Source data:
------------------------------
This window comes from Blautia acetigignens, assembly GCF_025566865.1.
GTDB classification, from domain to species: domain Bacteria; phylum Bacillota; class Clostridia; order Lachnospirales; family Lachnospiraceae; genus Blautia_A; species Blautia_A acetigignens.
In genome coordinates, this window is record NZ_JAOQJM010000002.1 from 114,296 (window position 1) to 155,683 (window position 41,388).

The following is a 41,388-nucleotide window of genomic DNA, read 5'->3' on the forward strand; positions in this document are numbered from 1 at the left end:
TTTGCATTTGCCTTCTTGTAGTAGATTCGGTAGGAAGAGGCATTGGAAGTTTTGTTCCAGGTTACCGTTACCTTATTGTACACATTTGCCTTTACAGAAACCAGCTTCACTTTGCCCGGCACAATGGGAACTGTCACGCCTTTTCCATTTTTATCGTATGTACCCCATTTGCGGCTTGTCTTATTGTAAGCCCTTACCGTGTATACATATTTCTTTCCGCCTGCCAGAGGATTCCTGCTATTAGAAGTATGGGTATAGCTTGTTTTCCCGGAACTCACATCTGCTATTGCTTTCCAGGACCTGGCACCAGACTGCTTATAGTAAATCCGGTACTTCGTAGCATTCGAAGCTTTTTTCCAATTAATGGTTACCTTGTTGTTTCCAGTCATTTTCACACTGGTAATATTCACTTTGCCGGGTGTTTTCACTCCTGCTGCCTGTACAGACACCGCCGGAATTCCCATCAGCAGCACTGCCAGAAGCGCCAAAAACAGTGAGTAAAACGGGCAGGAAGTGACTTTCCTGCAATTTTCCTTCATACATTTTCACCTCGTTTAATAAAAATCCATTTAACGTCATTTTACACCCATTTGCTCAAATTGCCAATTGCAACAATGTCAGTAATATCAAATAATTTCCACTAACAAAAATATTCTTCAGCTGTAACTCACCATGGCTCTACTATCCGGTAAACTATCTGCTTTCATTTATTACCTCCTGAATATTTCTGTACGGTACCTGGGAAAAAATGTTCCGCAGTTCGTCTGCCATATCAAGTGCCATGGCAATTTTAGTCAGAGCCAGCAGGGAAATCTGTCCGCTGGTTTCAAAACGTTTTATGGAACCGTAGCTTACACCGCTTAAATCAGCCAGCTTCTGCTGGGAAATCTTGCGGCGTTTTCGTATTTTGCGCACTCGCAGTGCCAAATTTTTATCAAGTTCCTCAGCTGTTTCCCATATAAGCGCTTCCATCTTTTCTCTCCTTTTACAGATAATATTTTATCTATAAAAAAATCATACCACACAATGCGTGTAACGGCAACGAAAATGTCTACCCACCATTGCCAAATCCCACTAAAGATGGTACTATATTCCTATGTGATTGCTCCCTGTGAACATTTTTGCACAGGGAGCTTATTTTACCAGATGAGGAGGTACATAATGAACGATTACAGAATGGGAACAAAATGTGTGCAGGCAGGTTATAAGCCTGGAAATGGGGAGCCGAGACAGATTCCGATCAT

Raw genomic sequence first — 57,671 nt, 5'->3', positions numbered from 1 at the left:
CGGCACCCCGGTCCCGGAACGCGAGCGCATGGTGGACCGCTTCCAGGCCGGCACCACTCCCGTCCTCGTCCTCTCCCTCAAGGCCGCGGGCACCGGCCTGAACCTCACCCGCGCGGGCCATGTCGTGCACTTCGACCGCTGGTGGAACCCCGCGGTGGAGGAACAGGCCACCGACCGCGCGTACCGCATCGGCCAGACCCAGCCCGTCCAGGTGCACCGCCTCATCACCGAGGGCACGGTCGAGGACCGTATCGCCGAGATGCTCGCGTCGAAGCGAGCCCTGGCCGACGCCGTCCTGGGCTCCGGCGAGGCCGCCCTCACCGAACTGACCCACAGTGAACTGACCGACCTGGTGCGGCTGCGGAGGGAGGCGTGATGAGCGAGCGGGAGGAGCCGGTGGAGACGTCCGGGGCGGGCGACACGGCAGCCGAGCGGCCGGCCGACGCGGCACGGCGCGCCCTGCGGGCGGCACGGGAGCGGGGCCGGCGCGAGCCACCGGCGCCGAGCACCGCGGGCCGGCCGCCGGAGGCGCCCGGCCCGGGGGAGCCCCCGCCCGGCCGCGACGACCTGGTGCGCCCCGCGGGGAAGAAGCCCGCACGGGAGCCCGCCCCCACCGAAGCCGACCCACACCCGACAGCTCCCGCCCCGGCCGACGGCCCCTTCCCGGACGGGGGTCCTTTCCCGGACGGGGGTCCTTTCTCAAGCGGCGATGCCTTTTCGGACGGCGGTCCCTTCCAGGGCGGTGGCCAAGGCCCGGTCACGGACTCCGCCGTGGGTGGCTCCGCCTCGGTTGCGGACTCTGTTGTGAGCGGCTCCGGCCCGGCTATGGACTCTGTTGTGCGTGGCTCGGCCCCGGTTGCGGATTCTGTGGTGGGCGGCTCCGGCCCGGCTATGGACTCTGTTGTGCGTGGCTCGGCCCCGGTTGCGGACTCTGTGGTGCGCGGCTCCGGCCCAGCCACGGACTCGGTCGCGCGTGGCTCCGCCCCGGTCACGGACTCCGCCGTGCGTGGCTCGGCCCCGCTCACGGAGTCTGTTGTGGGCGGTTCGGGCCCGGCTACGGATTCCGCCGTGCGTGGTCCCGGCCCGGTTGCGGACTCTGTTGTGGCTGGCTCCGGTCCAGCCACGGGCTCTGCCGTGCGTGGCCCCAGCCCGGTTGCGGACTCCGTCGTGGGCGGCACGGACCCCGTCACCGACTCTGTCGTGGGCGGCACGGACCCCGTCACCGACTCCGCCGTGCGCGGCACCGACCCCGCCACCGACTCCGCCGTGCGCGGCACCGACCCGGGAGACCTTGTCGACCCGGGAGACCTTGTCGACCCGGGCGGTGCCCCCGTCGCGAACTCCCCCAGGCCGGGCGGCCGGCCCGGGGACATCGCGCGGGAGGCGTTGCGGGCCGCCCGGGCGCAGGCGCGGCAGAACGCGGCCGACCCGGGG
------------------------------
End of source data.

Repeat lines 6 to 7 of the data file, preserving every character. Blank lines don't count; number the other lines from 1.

Raw genomic sequence first — 57,671 nt, 5'->3', positions numbered from 1 at the left:
CGGCACCCCGGTCCCGGAACGCGAGCGCATGGTGGACCGCTTCCAGGCCGGCACCACTCCCGTCCTCGTCCTCTCCCTCAAGGCCGCGGGCACCGGCCTGAACCTCACCCGCGCGGGCCATGTCGTGCACTTCGACCGCTGGTGGAACCCCGCGGTGGAGGAACAGGCCACCGACCGCGCGTACCGCATCGGCCAGACCCAGCCCGTCCAGGTGCACCGCCTCATCACCGAGGGCACGGTCGAGGACCGTATCGCCGAGATGCTCGCGTCGAAGCGAGCCCTGGCCGACGCCGTCCTGGGCTCCGGCGAGGCCGCCCTCACCGAACTGACCCACAGTGAACTGACCGACCTGGTGCGGCTGCGGAGGGAGGCGTGATGAGCGAGCGGGAGGAGCCGGTGGAGACGTCCGGGGCGGGCGACACGGCAGCCGAGCGGCCGGCCGACGCGGCACGGCGCGCCCTGCGGGCGGCACGGGAGCGGGGCCGGCGCGAGCCACCGGCGCCGAGCACCGCGGGCCGGCCGCCGGAGGCGCCCGGCCCGGGGGAGCCCCCGCCCGGCCGCGACGACCTGGTGCGCCCCGCGGGGAAGAAGCCCGCACGGGAGCCCGCCCCCACCGAAGCCGACCCACACCCGACAGCTCCCGCCCCGGCCGACGGCCCCTTCCCGGACGGGGGTCCTTTCCCGGACGGGGGTCCTTTCTCAAGCGGCGATGCCTTTTCGGACGGCGGTCCCTTCCAGGGCGGTGGCCAAGGCCCGGTCACGGACTCCGCCGTGGGTGGCTCCGCCTCGGTTGCGGACTCTGTTGTGAGCGGCTCCGGCCCGGCTATGGACTCTGTTGTGCGTGGCTCGGCCCCGGTTGCGGATTCTGTGGTGGGCGGCTCCGGCCCGGCTATGGACTCTGTTGTGCGTGGCTCGGCCCCGGTTGCGGACTCTGTGGTGCGCGGCTCCGGCCCAGCCACGGACTCGGTCGCGCGTGGCTCCGCCCCGGTCACGGACTCCGCCGTGCGTGGCTCGGCCCCGCTCACGGAGTCTGTTGTGGGCGGTTCGGGCCCGGCTACGGATTCCGCCGTGCGTGGTCCCGGCCCGGTTGCGGACTCTGTTGTGGCTGGCTCCGGTCCAGCCACGGGCTCTGCCGTGCGTGGCCCCAGCCCGGTTGCGGACTCCGTCGTGGGCGGCACGGACCCCGTCACCGACTCTGTCGTGGGCGGCACGGACCCCGTCACCGACTCCGCCGTGCGCGGCACCGACCCCGCCACCGACTCCGCCGTGCGCGGCACCGACCCGGGAGACCTTGTCGACCCGGGAGACCTTGTCGACCCGGGCGGTGCCCCCGTCGCGAACTCCCCCAGGCCGGGCGGCCGGCCCGGGGACATCGCGCGGGAGGCGTTGCGGGCCGCCCGGGCGCAGGCGCGGCAGAACGCGGCCGACCCGGGG